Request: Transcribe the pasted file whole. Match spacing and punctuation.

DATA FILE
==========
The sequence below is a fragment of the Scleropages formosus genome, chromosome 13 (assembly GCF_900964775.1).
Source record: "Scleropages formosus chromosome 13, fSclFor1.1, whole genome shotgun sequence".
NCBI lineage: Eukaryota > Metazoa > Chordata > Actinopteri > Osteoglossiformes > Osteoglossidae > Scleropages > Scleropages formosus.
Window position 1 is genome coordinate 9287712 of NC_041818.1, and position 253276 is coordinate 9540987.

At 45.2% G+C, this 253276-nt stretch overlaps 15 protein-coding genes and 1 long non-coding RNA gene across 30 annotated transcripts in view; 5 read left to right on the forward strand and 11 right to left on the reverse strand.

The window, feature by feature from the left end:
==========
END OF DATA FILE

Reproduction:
The sequence below is a fragment of the Scleropages formosus genome, chromosome 13 (assembly GCF_900964775.1).
Source record: "Scleropages formosus chromosome 13, fSclFor1.1, whole genome shotgun sequence".
NCBI lineage: Eukaryota > Metazoa > Chordata > Actinopteri > Osteoglossiformes > Osteoglossidae > Scleropages > Scleropages formosus.
Window position 1 is genome coordinate 9287712 of NC_041818.1, and position 253276 is coordinate 9540987.

At 45.2% G+C, this 253276-nt stretch overlaps 15 protein-coding genes and 1 long non-coding RNA gene across 30 annotated transcripts in view; 5 read left to right on the forward strand and 11 right to left on the reverse strand.

The window, feature by feature from the left end: